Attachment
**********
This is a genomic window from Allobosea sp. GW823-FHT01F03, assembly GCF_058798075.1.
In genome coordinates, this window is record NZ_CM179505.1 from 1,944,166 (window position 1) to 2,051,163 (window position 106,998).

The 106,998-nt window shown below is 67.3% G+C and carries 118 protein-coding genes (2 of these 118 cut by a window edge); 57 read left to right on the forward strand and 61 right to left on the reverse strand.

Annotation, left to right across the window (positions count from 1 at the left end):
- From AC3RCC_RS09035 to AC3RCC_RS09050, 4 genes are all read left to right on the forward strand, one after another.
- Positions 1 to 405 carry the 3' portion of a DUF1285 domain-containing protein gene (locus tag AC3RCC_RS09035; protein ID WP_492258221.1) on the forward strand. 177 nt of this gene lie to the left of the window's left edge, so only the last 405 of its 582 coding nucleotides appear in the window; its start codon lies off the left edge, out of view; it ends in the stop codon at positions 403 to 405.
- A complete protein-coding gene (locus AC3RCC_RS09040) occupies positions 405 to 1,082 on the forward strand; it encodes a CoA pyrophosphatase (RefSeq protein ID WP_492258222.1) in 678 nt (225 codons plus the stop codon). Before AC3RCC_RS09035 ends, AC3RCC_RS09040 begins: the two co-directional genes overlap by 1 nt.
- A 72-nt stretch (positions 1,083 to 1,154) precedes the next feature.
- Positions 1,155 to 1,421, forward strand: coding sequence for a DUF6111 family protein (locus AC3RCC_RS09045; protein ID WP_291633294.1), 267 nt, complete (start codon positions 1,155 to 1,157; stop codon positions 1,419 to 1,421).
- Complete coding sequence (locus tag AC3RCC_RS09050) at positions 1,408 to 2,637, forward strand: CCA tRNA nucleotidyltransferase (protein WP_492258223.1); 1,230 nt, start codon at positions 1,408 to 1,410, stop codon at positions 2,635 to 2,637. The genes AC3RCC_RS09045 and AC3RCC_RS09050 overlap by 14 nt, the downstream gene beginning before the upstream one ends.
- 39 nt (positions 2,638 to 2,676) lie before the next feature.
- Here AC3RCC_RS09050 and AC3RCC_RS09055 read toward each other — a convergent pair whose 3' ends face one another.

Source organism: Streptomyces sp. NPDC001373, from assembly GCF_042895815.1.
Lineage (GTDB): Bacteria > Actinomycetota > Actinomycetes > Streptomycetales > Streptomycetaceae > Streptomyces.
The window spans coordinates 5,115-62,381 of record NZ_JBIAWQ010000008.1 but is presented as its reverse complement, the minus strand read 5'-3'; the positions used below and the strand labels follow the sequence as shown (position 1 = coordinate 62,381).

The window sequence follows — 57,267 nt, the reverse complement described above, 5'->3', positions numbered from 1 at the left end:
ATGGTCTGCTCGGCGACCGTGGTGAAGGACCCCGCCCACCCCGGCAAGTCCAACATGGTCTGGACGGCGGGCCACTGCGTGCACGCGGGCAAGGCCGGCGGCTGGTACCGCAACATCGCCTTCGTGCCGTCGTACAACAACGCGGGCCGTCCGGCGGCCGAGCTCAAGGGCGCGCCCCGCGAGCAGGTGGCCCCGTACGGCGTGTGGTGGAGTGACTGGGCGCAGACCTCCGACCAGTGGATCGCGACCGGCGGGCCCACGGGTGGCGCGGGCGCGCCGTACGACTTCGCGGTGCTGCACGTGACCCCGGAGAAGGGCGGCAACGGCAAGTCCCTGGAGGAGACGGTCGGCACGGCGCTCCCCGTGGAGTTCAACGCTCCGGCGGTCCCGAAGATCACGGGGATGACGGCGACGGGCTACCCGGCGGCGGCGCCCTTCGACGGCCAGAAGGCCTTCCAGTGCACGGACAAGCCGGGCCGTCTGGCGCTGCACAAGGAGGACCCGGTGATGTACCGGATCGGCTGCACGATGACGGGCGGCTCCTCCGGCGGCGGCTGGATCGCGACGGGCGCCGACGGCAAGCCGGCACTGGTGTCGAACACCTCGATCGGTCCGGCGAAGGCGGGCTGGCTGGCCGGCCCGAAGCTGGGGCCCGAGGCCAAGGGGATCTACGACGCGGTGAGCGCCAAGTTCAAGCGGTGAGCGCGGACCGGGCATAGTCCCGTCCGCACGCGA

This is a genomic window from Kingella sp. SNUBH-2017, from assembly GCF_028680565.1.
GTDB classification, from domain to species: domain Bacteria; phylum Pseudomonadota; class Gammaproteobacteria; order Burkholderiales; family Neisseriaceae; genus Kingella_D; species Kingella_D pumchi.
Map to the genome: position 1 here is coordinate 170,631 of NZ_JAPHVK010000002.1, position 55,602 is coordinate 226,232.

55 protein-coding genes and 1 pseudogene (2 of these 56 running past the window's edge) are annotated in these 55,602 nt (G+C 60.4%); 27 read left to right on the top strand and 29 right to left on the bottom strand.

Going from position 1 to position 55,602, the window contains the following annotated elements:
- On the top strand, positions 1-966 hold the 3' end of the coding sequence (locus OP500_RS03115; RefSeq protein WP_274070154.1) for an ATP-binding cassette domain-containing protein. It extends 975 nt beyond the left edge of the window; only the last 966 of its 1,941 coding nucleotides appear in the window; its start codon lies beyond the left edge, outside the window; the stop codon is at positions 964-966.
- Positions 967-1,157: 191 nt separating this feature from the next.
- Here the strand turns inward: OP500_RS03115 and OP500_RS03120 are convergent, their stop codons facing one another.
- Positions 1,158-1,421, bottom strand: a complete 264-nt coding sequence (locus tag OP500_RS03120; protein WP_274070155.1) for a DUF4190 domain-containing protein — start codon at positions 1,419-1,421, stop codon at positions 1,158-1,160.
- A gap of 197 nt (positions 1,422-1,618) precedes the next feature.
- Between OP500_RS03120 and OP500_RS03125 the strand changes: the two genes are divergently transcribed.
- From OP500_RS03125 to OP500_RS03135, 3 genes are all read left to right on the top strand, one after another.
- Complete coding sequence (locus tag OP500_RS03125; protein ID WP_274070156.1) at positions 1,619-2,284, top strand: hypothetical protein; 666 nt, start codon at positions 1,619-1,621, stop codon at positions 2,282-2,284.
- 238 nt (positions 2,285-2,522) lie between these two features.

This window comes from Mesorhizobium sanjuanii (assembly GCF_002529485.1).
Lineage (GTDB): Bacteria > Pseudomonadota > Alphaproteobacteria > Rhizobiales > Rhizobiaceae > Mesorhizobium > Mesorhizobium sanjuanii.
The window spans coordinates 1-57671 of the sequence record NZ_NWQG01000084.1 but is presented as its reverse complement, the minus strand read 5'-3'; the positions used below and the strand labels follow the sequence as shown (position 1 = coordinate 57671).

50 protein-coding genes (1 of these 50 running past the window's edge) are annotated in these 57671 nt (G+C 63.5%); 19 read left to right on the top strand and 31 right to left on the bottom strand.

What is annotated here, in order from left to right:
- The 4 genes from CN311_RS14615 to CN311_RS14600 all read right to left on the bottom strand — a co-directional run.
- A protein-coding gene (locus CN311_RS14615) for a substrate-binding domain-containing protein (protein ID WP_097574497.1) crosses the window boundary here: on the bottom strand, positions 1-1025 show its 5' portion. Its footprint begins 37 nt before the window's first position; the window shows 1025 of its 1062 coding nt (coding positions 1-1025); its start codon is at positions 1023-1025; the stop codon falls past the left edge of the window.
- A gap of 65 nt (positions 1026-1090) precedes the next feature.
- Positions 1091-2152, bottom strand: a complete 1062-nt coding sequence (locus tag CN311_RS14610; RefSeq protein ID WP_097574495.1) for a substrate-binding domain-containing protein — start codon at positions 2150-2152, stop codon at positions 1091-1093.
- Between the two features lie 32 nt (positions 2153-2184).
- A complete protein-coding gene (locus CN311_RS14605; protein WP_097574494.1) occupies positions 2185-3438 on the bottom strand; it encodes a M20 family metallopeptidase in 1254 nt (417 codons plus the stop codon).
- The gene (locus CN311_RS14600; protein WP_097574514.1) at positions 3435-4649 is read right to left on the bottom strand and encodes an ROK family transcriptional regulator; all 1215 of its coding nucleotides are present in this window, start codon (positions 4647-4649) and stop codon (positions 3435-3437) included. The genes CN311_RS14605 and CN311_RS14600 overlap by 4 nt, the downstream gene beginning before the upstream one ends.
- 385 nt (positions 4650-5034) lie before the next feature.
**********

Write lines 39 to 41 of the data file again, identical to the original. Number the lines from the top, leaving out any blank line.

- A gap of 65 nt (positions 1026-1090) precedes the next feature.
- Positions 1091-2152, bottom strand: a complete 1062-nt coding sequence (locus tag CN311_RS14610; RefSeq protein ID WP_097574495.1) for a substrate-binding domain-containing protein — start codon at positions 2150-2152, stop codon at positions 1091-1093.
- Between the two features lie 32 nt (positions 2153-2184).